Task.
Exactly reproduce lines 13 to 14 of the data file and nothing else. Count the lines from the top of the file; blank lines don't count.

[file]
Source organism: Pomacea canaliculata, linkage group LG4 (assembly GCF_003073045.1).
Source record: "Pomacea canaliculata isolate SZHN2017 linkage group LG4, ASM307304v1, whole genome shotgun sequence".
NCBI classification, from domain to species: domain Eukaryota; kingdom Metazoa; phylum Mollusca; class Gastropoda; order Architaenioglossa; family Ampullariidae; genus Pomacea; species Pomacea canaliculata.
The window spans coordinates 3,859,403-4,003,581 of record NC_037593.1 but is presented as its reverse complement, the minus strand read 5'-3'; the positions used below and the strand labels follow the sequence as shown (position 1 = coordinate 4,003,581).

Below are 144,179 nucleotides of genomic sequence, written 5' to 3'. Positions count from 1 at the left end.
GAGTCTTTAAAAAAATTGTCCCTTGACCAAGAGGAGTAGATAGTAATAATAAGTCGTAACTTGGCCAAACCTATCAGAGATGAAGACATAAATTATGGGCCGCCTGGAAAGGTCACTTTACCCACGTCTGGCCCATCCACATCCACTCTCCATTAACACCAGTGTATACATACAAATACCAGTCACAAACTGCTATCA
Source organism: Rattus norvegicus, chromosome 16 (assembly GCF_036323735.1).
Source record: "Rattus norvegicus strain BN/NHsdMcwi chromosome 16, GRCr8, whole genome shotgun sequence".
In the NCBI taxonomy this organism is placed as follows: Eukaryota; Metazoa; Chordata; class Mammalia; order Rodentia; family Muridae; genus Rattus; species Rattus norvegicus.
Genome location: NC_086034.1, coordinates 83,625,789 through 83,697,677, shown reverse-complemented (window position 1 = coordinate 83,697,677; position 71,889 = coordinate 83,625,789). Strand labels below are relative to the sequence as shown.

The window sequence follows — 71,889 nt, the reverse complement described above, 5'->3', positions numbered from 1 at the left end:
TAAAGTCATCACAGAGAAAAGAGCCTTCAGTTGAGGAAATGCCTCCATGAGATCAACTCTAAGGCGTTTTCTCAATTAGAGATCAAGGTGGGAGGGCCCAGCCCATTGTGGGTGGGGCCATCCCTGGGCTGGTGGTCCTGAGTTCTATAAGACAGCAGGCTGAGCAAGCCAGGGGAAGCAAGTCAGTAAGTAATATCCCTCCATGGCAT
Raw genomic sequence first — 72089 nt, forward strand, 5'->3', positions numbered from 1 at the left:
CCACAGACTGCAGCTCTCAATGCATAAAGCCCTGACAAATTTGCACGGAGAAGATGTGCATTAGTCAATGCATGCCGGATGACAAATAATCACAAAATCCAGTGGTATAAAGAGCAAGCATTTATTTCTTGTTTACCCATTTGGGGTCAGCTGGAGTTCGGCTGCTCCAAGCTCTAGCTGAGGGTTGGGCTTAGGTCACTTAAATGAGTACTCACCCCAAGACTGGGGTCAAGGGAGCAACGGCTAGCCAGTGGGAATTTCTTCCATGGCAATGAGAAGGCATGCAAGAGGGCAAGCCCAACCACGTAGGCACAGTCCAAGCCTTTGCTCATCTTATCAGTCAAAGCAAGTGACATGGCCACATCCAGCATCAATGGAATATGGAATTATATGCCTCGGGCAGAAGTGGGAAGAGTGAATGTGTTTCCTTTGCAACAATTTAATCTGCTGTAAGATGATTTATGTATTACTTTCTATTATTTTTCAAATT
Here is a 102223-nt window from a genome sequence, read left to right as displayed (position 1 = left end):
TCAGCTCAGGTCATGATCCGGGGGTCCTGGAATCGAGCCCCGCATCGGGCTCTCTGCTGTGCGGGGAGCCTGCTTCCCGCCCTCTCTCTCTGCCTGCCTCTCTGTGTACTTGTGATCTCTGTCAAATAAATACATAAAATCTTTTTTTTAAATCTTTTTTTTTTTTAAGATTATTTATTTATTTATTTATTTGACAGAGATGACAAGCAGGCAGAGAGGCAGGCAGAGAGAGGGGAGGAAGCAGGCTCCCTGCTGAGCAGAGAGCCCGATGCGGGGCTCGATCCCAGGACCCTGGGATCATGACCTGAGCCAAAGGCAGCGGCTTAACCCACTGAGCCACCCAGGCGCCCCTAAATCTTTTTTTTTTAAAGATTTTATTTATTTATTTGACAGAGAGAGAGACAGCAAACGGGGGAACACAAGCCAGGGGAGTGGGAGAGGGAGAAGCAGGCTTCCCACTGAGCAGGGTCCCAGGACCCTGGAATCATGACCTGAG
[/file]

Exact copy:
Raw genomic sequence first — 72089 nt, forward strand, 5'->3', positions numbered from 1 at the left:
CCACAGACTGCAGCTCTCAATGCATAAAGCCCTGACAAATTTGCACGGAGAAGATGTGCATTAGTCAATGCATGCCGGATGACAAATAATCACAAAATCCAGTGGTATAAAGAGCAAGCATTTATTTCTTGTTTACCCATTTGGGGTCAGCTGGAGTTCGGCTGCTCCAAGCTCTAGCTGAGGGTTGGGCTTAGGTCACTTAAATGAGTACTCACCCCAAGACTGGGGTCAAGGGAGCAACGGCTAGCCAGTGGGAATTTCTTCCATGGCAATGAGAAGGCATGCAAGAGGGCAAGCCCAACCACGTAGGCACAGTCCAAGCCTTTGCTCATCTTATCAGTCAAAGCAAGTGACATGGCCACATCCAGCATCAATGGAATATGGAATTATATGCCTCGGGCAGAAGTGGGAAGAGTGAATGTGTTTCCTTTGCAACAATTTAATCTGCTGTAAGATGATTTATGTATTACTTTCTATTATTTTTCAAATT